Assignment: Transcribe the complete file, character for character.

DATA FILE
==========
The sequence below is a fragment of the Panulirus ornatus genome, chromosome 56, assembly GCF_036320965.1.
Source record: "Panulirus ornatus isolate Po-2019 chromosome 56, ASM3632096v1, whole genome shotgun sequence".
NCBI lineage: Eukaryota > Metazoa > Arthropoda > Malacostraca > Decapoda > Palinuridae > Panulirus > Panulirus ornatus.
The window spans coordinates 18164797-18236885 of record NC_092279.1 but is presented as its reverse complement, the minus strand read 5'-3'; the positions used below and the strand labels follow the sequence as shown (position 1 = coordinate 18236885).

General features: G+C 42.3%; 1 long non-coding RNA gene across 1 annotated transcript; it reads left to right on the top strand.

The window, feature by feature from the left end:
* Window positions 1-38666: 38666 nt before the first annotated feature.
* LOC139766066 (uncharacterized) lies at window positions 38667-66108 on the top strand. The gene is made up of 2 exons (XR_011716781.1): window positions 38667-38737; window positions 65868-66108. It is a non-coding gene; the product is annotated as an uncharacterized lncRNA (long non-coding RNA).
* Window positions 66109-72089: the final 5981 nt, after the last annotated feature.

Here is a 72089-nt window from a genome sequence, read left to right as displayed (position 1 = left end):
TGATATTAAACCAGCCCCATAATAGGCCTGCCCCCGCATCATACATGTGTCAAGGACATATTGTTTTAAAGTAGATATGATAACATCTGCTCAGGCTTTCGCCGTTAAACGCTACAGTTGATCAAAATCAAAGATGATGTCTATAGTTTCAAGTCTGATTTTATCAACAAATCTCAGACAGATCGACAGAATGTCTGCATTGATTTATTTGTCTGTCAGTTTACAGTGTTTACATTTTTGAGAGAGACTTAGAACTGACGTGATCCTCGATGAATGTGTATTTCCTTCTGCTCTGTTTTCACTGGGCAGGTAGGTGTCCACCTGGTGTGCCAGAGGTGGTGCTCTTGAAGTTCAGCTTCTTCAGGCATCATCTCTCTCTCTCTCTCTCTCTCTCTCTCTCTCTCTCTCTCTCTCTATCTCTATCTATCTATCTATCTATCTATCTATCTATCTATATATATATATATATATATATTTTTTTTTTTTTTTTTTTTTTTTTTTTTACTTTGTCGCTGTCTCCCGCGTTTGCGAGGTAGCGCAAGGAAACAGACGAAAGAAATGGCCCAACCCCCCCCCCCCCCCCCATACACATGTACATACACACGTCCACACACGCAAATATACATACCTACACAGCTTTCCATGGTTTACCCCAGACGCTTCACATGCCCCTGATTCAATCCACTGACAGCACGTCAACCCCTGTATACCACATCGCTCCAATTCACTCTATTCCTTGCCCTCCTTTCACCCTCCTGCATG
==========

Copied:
The sequence below is a fragment of the Panulirus ornatus genome, chromosome 56, assembly GCF_036320965.1.
Source record: "Panulirus ornatus isolate Po-2019 chromosome 56, ASM3632096v1, whole genome shotgun sequence".
NCBI lineage: Eukaryota > Metazoa > Arthropoda > Malacostraca > Decapoda > Palinuridae > Panulirus > Panulirus ornatus.
The window spans coordinates 18164797-18236885 of record NC_092279.1 but is presented as its reverse complement, the minus strand read 5'-3'; the positions used below and the strand labels follow the sequence as shown (position 1 = coordinate 18236885).

General features: G+C 42.3%; 1 long non-coding RNA gene across 1 annotated transcript; it reads left to right on the top strand.

The window, feature by feature from the left end:
* Window positions 1-38666: 38666 nt before the first annotated feature.
* LOC139766066 (uncharacterized) lies at window positions 38667-66108 on the top strand. The gene is made up of 2 exons (XR_011716781.1): window positions 38667-38737; window positions 65868-66108. It is a non-coding gene; the product is annotated as an uncharacterized lncRNA (long non-coding RNA).
* Window positions 66109-72089: the final 5981 nt, after the last annotated feature.

Here is a 72089-nt window from a genome sequence, read left to right as displayed (position 1 = left end):
TGATATTAAACCAGCCCCATAATAGGCCTGCCCCCGCATCATACATGTGTCAAGGACATATTGTTTTAAAGTAGATATGATAACATCTGCTCAGGCTTTCGCCGTTAAACGCTACAGTTGATCAAAATCAAAGATGATGTCTATAGTTTCAAGTCTGATTTTATCAACAAATCTCAGACAGATCGACAGAATGTCTGCATTGATTTATTTGTCTGTCAGTTTACAGTGTTTACATTTTTGAGAGAGACTTAGAACTGACGTGATCCTCGATGAATGTGTATTTCCTTCTGCTCTGTTTTCACTGGGCAGGTAGGTGTCCACCTGGTGTGCCAGAGGTGGTGCTCTTGAAGTTCAGCTTCTTCAGGCATCATCTCTCTCTCTCTCTCTCTCTCTCTCTCTCTCTCTCTCTCTCTCTATCTCTATCTATCTATCTATCTATCTATCTATCTATCTATATATATATATATATATATATTTTTTTTTTTTTTTTTTTTTTTTTTTTTACTTTGTCGCTGTCTCCCGCGTTTGCGAGGTAGCGCAAGGAAACAGACGAAAGAAATGGCCCAACCCCCCCCCCCCCCCCCATACACATGTACATACACACGTCCACACACGCAAATATACATACCTACACAGCTTTCCATGGTTTACCCCAGACGCTTCACATGCCCCTGATTCAATCCACTGACAGCACGTCAACCCCTGTATACCACATCGCTCCAATTCACTCTATTCCTTGCCCTCCTTTCACCCTCCTGCATG